Secondly, we will compare the entry process for low and high virulence strains of virus, elucidating the link between viral entry and pathogenicity. An extended analysis of highly virulent caliciviruses will reveal the viral entry phenotypes of isolates for which whole genome sequences are available, permitting the mapping of potential virulence determinants. Candidate determinants will be confirmed using chimaeric viruses and mapped using site-directed mutagenesis and structure analysis.

Our findings will facilitate structure-based approaches to the design of novel therapeutics and vaccines for caliciviruses.

Planned Impact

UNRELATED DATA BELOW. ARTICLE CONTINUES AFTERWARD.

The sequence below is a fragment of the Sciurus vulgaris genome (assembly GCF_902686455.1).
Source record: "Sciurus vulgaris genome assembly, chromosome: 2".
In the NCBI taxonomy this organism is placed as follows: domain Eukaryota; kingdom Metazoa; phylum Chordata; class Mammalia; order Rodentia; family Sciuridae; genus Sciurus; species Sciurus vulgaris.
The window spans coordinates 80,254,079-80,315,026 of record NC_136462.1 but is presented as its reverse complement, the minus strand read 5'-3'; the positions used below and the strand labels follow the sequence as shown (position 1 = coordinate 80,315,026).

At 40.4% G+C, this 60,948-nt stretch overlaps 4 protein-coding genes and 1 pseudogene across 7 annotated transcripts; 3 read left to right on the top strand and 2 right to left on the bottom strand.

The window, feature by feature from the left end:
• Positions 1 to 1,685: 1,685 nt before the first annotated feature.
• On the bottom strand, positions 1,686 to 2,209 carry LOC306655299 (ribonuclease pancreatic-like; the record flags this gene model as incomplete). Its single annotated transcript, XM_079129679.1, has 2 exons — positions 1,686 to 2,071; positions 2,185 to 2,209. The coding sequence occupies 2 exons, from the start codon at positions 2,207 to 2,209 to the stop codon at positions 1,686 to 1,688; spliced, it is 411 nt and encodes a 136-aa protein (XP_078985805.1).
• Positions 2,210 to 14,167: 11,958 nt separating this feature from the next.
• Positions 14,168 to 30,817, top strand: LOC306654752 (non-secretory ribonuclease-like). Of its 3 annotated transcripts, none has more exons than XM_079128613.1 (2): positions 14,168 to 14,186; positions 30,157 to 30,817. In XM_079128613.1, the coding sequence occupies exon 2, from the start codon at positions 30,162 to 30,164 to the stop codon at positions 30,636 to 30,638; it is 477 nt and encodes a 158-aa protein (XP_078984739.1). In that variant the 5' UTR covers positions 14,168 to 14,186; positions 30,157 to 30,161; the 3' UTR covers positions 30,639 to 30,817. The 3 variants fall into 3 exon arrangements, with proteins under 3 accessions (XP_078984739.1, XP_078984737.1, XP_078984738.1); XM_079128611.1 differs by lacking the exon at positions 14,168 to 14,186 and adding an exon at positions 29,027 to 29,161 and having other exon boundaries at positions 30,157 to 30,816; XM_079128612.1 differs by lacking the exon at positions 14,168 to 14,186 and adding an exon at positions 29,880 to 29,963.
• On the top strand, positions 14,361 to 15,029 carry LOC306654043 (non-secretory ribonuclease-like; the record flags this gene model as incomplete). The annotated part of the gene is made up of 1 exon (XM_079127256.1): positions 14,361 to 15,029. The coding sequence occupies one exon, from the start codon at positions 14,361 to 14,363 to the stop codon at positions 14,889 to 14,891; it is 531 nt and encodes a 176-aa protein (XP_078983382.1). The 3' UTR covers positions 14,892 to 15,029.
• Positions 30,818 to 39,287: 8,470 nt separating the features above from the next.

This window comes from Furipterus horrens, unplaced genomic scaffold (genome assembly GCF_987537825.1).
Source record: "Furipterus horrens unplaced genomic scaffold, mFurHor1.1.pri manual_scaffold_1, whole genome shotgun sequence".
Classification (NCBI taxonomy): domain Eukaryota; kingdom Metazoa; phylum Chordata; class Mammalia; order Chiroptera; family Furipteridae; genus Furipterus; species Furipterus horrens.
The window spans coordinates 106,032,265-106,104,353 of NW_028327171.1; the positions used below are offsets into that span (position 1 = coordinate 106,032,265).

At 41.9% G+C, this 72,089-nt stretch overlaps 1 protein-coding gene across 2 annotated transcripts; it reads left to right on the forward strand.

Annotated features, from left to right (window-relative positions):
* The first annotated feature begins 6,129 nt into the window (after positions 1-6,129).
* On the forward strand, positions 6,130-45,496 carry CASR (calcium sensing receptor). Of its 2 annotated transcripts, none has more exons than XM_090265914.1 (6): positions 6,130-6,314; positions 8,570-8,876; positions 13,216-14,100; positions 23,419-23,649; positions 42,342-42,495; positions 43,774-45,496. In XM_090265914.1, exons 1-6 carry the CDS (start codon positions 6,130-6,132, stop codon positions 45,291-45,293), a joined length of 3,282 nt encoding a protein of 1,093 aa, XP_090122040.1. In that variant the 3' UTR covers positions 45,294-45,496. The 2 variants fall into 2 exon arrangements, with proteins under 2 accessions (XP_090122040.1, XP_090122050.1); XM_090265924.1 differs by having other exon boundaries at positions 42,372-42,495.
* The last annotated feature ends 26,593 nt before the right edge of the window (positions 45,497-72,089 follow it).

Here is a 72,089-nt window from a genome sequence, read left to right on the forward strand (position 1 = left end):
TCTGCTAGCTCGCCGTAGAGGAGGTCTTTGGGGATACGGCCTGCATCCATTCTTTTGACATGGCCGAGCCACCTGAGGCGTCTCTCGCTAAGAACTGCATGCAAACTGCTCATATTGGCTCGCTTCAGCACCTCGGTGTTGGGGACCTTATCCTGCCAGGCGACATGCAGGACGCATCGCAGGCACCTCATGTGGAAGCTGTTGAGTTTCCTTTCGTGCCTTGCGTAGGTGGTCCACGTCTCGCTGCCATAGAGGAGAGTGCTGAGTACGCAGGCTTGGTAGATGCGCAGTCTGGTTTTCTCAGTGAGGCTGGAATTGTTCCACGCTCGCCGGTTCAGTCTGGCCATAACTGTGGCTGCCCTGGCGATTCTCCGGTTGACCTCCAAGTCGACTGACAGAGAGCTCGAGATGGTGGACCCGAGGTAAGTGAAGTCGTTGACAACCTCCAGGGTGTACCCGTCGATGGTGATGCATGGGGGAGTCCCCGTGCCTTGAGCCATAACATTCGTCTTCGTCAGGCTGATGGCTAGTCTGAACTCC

Viruses belonging to the Caliciviridae family are associated with severe diseases in humans and animals. The major human caliciviruses are the noroviruses (NoV) and the sapoviruses, which cause acute gastroenteritis and significantly impact human health. NoV infections cause 70,000-200,000 child deaths per year in developing countries. The very young, the elderly and immunocompromised individuals are at greatest risk from NoV infections; in the US, 19-21 million cases of human caliciviral gastroenteritis occur each year with ~800 deaths. Caliciviruses emerge in semi-closed settings; in 2018, 261 cases of NoV were confirmed at the Winter Olympics in Pyeongchang. Their stability in the environment leads to rapid spread as food contaminants; an outbreak of gastroenteritis in 2017 in Quebec was traced to contaminated raspberries. Important veterinary pathogens in this family include feline calicivirus (FCV) that causes "cat flu" and vesicular exanthema of swine virus, which infects pigs and marine mammals and is an important differential diagnosis for foot and mouth disease. Infections with European brown hare syndrome virus and rabbit haemorrhagic disease virus (RHDV) are often fatal. While there are no NoV vaccines, veterinary vaccines are available for the prevention of disease associated with infection with FCV and RHDV. These viruses share many characteristics with other members of the Caliciviridae; a comparative medicine approach is required to prevent diseases caused by other caliciviruses by vaccination. The obstacles to developing NoV vaccines include deficiencies in our knowledge of pathogenesis and immunity and the inability to produce high titre stocks. FCV represents a unique, readily accessible model that allows us to investigate fundamental features of caliciviral structure, biology, immunity and pathogenesis. Given the comparative value of these studies, our findings will inform the wider development of effective caliciviral vaccines and therapeutics. Ultimately, effective caliciviral vaccines ameliorating acute gastroenteritis in vulnerable people will be of significant benefit to human health.